What is worse is that Edsall seems to call one play each time. Rarely do you see Jordan Todman go anywhere outside of the tackles. Todman, who is following in Donald Brown’s footsteps to the NFL (he should just hope that a shotgun-passing team doesn’t draft him and completely misuse his workhorse back potential), generally is sent up the middle or off the left or right guard.

Any other running play—a stretch handoff, a toss, a sweep, really anything besides a run up the middle—is not called with enough regularity for the defense to need to respect it.

Regardless, expect Todman to get a lot of carries in the Fiesta Bowl, even if the running game doesn’t work. He got 33 in his last game, even though he averaged only 2.8 yards per carry.

The biggest weakness of the Huskies is their pass defense. Obviously, this is something that the Sooners can and will exploit, with 4,000-yard passer Landry Jones and Biletnikoff Award finalist Ryan Broyles. Coming from a historically offensive conference, the Big 12 champs are not surprisingly able to put up points easily.

Broyles has had an incredible season and has set many records. However, the most telling statistic (from is that Broyles has at least eight catches in each of his team’s games this year. The offense runs through him, like UConn's runs through Todman. However, Broyles will be much harder to stop, especially with the Sooners’ vast array of weapons, including DeMarco Murray. It isn’t hard for me to see some record numbers set by the Sooner offense.

UConn has generally been coached by Edsall into a solid, consistent defense. However, this year’s team hasn't been. They have missed tackles, blown coverages and been taken for a few Nantucket Sleigh Rides.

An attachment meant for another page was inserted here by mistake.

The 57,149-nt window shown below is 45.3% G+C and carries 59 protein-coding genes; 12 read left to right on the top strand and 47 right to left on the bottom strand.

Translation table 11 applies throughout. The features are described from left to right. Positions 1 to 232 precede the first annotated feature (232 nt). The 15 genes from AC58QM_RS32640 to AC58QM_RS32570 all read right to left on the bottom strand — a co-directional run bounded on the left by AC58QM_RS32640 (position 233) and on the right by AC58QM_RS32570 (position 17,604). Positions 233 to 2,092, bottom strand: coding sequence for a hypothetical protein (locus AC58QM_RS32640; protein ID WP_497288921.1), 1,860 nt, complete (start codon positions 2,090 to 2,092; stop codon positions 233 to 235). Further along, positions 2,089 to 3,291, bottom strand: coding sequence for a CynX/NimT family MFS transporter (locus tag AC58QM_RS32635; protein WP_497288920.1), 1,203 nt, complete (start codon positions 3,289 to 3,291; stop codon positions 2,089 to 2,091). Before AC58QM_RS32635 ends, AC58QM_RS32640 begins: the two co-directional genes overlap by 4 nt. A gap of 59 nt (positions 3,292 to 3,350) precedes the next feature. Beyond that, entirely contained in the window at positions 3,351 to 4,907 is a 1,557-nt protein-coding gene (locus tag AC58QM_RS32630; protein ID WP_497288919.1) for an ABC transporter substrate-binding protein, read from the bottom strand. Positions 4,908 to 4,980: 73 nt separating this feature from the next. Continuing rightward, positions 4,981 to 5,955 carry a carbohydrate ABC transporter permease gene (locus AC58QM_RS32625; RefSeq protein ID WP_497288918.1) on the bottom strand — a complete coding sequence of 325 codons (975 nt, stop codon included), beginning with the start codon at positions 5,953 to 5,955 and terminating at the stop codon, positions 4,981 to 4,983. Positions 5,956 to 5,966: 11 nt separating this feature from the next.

It is especially too easy for teams to air it out against the Huskies, with the most glaring example of this being the way that Rutgers was able to seize control of a game late by scoring two quick bombs to near wide-open receivers or how South Florida was able to pick apart the soft zone of UConn’s defense to tie the game late in the fourth quarter. Broyles and Jones should be able to hook up for some easy scores.

One bright spot for UConn is defensive tackle Kendall Reyes, who has been a force in the middle and will, hopefully for UConn, be able to plug up the middle of that line and potentially create some disturbances for Landry Jones in the pocket.

There is no denying that UConn football has taken a big step by winning its conference and going to a BCS bowl game, both firsts for the program. However, as stated above, it might be a little soon for the team at this point.

The Huskies won’t be able to stop Oklahoma, and it is doubtful that they will be able to match them score for score. They may be able to pull a win out of this game with some Boise State-like trick plays, but that’s a huge stretch.

Though people may bring up Bob Stoops’ trouble with handling big-time games (he’s lost his last five BCS games), the talent gap between the two teams is just too much for him to screw up. Oklahoma is going to win this by a big margin. UConn will have to get back up on the bike next year.